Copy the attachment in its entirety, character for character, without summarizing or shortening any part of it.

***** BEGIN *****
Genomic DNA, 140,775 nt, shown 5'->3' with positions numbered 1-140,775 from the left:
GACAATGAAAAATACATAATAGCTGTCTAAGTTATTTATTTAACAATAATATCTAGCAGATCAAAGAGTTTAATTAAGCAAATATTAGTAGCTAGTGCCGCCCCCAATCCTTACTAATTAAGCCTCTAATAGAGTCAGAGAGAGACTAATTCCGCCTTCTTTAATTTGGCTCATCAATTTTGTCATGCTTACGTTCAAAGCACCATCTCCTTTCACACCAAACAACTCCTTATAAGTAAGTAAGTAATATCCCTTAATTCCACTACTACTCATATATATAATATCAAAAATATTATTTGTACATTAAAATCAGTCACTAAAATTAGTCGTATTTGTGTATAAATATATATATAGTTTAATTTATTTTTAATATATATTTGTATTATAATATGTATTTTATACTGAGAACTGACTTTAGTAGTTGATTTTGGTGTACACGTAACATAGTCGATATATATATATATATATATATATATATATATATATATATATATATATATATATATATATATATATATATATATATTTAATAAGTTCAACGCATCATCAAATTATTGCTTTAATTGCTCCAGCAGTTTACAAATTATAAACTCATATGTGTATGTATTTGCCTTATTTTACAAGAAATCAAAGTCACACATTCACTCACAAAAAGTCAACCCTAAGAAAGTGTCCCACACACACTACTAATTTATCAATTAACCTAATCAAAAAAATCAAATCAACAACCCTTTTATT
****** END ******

Genomic DNA, 140,775 nt, shown 5'->3' with positions numbered 1-140,775 from the left:
GACAATGAAAAATACATAATAGCTGTCTAAGTTATTTATTTAACAATAATATCTAGCAGATCAAAGAGTTTAATTAAGCAAATATTAGTAGCTAGTGCCGCCCCCAATCCTTACTAATTAAGCCTCTAATAGAGTCAGAGAGAGACTAATTCCGCCTTCTTTAATTTGGCTCATCAATTTTGTCATGCTTACGTTCAAAGCACCATCTCCTTTCACACCAAACAACTCCTTATAAGTAAGTAAGTAATATCCCTTAATTCCACTACTACTCATATATATAATATCAAAAATATTATTTGTACATTAAAATCAGTCACTAAAATTAGTCGTATTTGTGTATAAATATATATATAGTTTAATTTATTTTTAATATATATTTGTATTATAATATGTATTTTATACTGAGAACTGACTTTAGTAGTTGATTTTGGTGTACACGTAACATAGTCGATATATATATATATATATATATATATATATATATATATATATATATATATATATATATATATATATATATATATATTTAATAAGTTCAACGCATCATCAAATTATTGCTTTAATTGCTCCAGCAGTTTACAAATTATAAACTCATATGTGTATGTATTTGCCTTATTTTACAAGAAATCAAAGTCACACATTCACTCACAAAAAGTCAACCCTAAGAAAGTGTCCCACACACACTACTAATTTATCAATTAACCTAATCAAAAAAATCAAATCAACAACCCTTTTATT